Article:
Saturday 30 May 2009

Leaf Collage Card with UTEE Panel

Here's a card that I made with a similar UTEE panel. The card itself is embossed on one side with the Cuttlebug script folder and inked with copper ink.
The foil panel was also embossed with the same folder and then altered with alcohol inks in terracotta and cranberry.

UTEE Encapsulated Collage

I promised to post this project for Lisa on Trimcraft who wants to know what you can do with UTEE (Ultra Thick Embossing Powder).
Although this is quite an advanced technique that I have devised, it's actually really easy when you know how. It just requires a little patience.
The collage was inspired by some glass pieces with leaves embedded in them that I saw in a gift shop whilst visiting Corfe Castle last month.
Here's what you do to make it:
  1. Cut a piece of mountboard to the required size. Turn it to the white reverse and rub with 2 or 3 toning inks.
  2. Stamp on leaves in first light green and then a darker green. Stamp on a different leaf in copper. Finally stamp on script at random in dark green ink. Allow to dry.
  3. Ink the entire panel with clear embossing ink and emboss with ordinary clear powder. Repeat this once more.
  4. Stamp further leaves on beige parchment paper and emboss with copper powder. Sponge with Adirondack dye inks in Butterscotch, Terracotta and Cranberry for an Autumn look.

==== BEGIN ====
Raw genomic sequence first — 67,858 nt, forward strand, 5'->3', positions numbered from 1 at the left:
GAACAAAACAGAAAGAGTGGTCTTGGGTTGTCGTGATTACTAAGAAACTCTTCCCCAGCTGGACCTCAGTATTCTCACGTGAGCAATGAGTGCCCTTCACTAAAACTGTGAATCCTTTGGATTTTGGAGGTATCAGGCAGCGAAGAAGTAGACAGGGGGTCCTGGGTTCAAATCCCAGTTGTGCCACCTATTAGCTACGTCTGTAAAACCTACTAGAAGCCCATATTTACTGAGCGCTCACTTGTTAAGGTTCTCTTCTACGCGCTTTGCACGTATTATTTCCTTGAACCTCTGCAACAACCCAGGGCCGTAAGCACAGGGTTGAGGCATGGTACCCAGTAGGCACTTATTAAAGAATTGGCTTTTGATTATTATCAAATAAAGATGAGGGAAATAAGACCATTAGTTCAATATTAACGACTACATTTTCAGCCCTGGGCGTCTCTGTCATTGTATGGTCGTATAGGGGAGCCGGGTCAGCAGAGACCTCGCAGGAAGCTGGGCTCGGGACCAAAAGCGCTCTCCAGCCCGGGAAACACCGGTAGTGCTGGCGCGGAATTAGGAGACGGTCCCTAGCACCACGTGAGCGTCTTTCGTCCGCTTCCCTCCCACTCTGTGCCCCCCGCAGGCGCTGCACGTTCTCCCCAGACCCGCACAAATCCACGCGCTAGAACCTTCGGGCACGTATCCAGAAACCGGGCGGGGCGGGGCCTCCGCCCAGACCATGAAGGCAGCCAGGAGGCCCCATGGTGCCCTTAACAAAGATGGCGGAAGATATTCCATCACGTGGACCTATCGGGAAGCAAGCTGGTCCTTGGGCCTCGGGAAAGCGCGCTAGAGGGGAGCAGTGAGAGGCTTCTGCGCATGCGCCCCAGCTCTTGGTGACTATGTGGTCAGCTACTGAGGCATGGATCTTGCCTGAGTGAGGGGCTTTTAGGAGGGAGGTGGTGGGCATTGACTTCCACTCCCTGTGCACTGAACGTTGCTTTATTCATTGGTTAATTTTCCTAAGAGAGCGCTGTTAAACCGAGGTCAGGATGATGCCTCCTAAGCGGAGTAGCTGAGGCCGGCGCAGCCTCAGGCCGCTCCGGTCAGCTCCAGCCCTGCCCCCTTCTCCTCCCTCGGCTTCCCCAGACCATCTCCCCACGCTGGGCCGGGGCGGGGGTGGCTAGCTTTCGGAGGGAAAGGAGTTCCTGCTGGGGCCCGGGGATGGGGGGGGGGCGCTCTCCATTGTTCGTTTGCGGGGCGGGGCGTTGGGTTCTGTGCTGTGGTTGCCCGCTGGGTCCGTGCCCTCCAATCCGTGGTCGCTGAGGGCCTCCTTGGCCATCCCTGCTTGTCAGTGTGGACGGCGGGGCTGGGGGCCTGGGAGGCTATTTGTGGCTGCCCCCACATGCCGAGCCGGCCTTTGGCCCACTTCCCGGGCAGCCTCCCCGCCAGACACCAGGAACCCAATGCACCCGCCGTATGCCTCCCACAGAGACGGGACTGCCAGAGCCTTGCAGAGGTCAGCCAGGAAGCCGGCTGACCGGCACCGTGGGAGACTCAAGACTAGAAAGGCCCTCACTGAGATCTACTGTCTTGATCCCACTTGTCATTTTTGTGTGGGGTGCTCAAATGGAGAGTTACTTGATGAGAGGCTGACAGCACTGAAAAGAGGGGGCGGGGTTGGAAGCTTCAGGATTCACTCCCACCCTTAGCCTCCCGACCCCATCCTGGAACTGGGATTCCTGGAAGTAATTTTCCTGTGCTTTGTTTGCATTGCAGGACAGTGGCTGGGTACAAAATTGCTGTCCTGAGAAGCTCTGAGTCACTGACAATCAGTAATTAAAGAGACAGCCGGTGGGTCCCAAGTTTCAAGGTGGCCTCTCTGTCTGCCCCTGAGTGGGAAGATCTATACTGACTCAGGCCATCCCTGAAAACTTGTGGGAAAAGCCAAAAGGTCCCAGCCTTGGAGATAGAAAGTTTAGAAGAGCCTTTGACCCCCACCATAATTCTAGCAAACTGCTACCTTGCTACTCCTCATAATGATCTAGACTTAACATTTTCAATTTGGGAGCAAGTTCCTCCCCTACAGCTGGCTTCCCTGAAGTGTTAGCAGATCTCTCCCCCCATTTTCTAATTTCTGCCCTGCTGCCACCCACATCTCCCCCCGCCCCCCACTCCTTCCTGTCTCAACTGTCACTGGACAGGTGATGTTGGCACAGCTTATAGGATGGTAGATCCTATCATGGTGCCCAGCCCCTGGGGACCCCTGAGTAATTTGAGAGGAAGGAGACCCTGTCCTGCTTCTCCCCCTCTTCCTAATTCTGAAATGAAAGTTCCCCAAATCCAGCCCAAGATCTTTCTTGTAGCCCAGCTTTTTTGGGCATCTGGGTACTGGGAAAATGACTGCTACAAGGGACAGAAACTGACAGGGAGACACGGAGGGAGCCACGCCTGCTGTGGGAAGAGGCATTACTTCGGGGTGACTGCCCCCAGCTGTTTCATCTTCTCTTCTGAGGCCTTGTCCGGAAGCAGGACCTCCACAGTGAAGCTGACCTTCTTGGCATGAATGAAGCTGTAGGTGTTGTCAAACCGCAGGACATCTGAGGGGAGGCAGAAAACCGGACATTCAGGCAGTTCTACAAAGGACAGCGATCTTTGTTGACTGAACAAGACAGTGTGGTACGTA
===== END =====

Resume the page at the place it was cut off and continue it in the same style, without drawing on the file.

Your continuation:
5. Cut the leaves out and arrange in a pattern on your panel. Stick on one leaf with a glue stick and set the others aside. Again cover the entire panel including the leaf with clear ink and sprinkle with UTEE. Heat to melt the powder. Repeat this step twice more with the remaining leaves in your chosen arrangement.
  6. I have also added gold flakes for interest. To do this, add them with the last leaf, after you have put the clear ink on.

Thursday 28 May 2009

Recycled ATCs

Not a lot of stamping here but I decided to post the ATCs that I made for Larrie's altered/found art recycling technique swap as recycling is close to my heart and there will be more coming soon as a lot of my stash to re-use is much too big for ATCs.

Sunday 24 May 2009

South Stamp Show 16 May

Last weekend we had the South Stamp Show here in Worthing. It is organised by my friend Helen Jones who is married to Chris Jones of the Hobby Art rubber stamp company. Chris's sister Jenny is a regular on Create & Craft TV at the moment and a few of the cards that I have made with Hobby Art stamps have actually appeared with Jenny.

I met up with some of the members of the Stamping, Scrapbooking and Papercraft Guild (SSP Guild) at the show for a good natter and some ATC swapping. It's really great to meet people face to face when you've only talked online. I've put a photo here that was very kindly taken with my camera by Becky's lovely hubby. In the photo from left to right are Alison, Becky, Mickie and me. I'm hoping to meet up again at the Newbury show in July. Hopefully see you soon ladies!